President Trump wants to leave the Middle East in near totality, I think. he wants to cut it off. He wants to keep Middle Eastern people out of American and Americans out of the Middle East. If China, Germany, India and Japan need Middle Eastern oil then they can patrol the sea lanes and so on. He wants to stay in East Asia, but he wants Japan, South Korea and Taiwan to bear a greater and greater share of the costs. He is indifferent to Europe. My guess is that when he thinks of Canada at all he sees us as being little more than an America protectorate. I think he likes Canada but still dislikes both Justin Trudeau and Chrystia Freeland. He doesn’t care about international institutions that matter to Canada. He doesn’t care about climate change, even though the US does better than Canada at reducing green-house gasses. Canada must adapt to all of these changing circumstances.

I am convinced that the Liberal Party if Canada, as currently constituted, cannot make those arrangements. To me, anyway, two things are obvious:

  • Canada needs back-to-back-to-back Conservative majority governments; and
  • During a dozen years of Conservative government, the Liberal Party of Canada needs to reinvent itself. To do that it needs to look back past Justin Trudeau, past Paul Martin, past Jean Chrétien, past John Turner and past Pierre Trudeau to a time when the Liberal Party stood for a united Canada that played a leading role in the world.

It’s time to, finally, shake the dust of Afghanistan off our boots and turn our attentions to dealing with America.

Published by Ted Campbell

Old, retired Canadian soldier, Conservative ~ socially moderate, but a fiscal hawk. A husband, father and grandfather. Published material is posted under the "Fair Dealing" provisions (§29) of the Copyright Act for the purposes of research, private study and education.

2 thoughts on “Afghanistan in retrospect (3) (the Future?)

  1. Jeremy Warner has an article in the Telegraph on the impact of the Coronavirus on the global economy. The suggestion is that the Coronavirus will shatter the centralized global economy based on the Chinese warehouse supplying the world at large.

    In keeping with your appreciation of America’s isolationist tendency, and the UK pulling out of the EU (potentially to create 10 domestic Freeports) it suggests the development of a multi-nodal economy. I doubt if Adam Smith would have been surprised.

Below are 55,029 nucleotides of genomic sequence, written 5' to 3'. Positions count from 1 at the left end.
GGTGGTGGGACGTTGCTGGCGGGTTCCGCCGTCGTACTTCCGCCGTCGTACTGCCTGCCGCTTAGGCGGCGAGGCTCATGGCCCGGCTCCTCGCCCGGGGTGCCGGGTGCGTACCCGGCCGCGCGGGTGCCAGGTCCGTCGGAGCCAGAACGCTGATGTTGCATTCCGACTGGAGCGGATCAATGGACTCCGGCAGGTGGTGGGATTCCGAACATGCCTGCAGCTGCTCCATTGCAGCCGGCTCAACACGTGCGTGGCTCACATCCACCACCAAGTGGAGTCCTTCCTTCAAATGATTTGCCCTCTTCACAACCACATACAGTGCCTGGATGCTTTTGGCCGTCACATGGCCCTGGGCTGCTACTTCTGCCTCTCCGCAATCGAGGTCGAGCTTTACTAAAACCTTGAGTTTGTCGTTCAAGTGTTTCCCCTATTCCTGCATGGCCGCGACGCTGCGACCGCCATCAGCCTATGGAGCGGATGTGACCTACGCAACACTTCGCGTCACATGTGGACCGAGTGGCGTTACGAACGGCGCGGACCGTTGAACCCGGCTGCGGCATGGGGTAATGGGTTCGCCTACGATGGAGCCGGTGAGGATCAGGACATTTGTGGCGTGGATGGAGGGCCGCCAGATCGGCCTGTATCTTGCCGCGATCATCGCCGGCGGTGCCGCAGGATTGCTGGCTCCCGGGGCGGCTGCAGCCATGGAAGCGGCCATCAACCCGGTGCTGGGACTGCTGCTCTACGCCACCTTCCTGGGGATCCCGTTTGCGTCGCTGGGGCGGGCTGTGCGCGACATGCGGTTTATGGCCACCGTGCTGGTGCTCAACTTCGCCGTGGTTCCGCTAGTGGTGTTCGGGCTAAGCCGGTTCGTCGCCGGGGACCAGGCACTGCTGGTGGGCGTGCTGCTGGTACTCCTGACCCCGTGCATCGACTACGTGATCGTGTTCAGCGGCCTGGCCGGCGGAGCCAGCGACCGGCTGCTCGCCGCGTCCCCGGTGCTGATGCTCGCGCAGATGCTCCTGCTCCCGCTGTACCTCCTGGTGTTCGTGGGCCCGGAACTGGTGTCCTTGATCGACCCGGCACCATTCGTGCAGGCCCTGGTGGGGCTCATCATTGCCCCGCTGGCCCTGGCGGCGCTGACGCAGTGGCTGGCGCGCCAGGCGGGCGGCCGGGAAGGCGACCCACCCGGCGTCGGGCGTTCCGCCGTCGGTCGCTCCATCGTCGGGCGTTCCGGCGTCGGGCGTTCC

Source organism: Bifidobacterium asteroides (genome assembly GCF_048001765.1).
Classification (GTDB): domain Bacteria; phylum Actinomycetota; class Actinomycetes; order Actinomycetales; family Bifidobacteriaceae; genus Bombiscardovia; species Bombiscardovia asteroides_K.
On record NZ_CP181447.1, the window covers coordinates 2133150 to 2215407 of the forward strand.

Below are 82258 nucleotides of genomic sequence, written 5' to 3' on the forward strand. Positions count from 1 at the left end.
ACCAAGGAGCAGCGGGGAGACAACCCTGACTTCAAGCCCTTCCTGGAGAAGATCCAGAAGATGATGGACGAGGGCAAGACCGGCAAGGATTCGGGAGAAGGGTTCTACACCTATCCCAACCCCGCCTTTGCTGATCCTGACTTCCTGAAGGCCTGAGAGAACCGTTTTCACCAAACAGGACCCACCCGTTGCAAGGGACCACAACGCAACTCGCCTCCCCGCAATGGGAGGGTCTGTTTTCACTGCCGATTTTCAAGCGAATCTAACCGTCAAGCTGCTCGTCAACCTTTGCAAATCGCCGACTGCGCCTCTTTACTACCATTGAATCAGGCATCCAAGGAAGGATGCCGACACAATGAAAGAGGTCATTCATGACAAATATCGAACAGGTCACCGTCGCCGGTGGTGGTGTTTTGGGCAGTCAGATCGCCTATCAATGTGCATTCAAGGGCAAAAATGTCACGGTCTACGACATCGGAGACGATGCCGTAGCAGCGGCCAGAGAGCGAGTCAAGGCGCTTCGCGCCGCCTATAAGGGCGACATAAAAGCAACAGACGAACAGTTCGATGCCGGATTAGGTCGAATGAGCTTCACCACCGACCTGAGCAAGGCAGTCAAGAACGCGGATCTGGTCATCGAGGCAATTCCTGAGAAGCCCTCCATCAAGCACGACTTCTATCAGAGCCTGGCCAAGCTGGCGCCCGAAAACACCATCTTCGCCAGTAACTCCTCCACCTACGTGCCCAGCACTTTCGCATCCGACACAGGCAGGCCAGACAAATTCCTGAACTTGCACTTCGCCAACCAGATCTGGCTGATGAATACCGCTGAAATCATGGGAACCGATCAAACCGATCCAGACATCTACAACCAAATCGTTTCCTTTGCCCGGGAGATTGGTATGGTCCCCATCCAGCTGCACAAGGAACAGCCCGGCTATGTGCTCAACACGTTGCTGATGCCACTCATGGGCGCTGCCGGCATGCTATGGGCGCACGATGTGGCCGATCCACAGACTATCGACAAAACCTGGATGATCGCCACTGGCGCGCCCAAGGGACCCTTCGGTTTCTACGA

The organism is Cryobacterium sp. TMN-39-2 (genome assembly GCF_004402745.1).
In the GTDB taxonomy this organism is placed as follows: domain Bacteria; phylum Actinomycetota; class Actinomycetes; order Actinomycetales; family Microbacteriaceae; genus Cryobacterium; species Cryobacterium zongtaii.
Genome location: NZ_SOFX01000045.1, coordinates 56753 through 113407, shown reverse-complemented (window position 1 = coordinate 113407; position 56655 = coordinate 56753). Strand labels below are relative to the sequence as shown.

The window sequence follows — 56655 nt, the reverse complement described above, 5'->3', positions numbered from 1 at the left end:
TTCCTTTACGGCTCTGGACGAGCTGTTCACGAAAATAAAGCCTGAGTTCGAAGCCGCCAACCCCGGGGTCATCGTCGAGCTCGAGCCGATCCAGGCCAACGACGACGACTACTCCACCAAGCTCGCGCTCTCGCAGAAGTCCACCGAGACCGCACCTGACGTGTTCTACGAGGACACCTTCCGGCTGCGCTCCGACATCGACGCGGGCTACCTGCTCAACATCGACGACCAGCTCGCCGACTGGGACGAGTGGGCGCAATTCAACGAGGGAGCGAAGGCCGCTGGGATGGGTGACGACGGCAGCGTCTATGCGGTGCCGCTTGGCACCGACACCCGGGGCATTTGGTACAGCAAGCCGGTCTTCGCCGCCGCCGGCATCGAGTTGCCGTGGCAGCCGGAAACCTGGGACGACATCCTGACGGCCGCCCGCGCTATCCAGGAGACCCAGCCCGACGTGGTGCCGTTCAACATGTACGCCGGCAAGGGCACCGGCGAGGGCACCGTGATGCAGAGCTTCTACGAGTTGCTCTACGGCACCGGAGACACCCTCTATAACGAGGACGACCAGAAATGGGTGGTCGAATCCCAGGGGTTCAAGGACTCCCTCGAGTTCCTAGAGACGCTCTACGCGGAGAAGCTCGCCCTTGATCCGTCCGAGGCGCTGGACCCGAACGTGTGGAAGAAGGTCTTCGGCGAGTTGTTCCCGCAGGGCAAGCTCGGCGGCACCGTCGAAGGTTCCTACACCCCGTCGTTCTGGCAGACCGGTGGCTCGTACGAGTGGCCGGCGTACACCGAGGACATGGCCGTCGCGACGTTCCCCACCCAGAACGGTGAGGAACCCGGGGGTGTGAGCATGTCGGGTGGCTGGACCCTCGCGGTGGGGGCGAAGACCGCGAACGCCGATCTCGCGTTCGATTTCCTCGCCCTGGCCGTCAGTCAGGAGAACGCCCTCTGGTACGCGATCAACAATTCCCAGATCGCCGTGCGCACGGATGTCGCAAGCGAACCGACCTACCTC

“The Chinese economy is fast grinding to a halt, which given its vital importance in global supply chains is having severe knock-on consequences elsewhere, regardless of whether directly impacted by the virus. Multiple factory and office closures in Europe and beyond will soon be a reality. If we in the UK haven’t yet felt it, it is only because container shipping from the Far East is on a four- to five-week lead time. The big freeze from China will be blowing in any day now.

    The good news is that, unlike the financial crisis, where lost output was never fully recovered, the economy ought to bounce back sharply once the epidemic is over. Nonetheless, there will be some long lasting effects.

    Whether or not Covid-19 turns out to be the “big one”, what it has done is highlight the risks both of unfettered international travel and over-reliance on global supply chains. There is probably no turning back the clock on the first of these phenomena, but on the second there very much is. Already acute concern over security of supply coincides with technological advances in automation, which in turn reduce the incentives to offshore production to low labour-cost economies, and make possible a radical reimagining of the way the global economy works.

    Renationalisation of supply, renewed localisation of production, and a decoupling of major economies from one another, these are likely to be the lasting effects of the virus. For China, it is a particularly unhappy irony: the country that has benefited so much from globalisation has given birth to the virus that may start to kill it off.”

    I continue to find similarities between humanity and the slime mold – sometimes it concentrates to survive, sometimes it disperses to survive. Regardless, it always survives.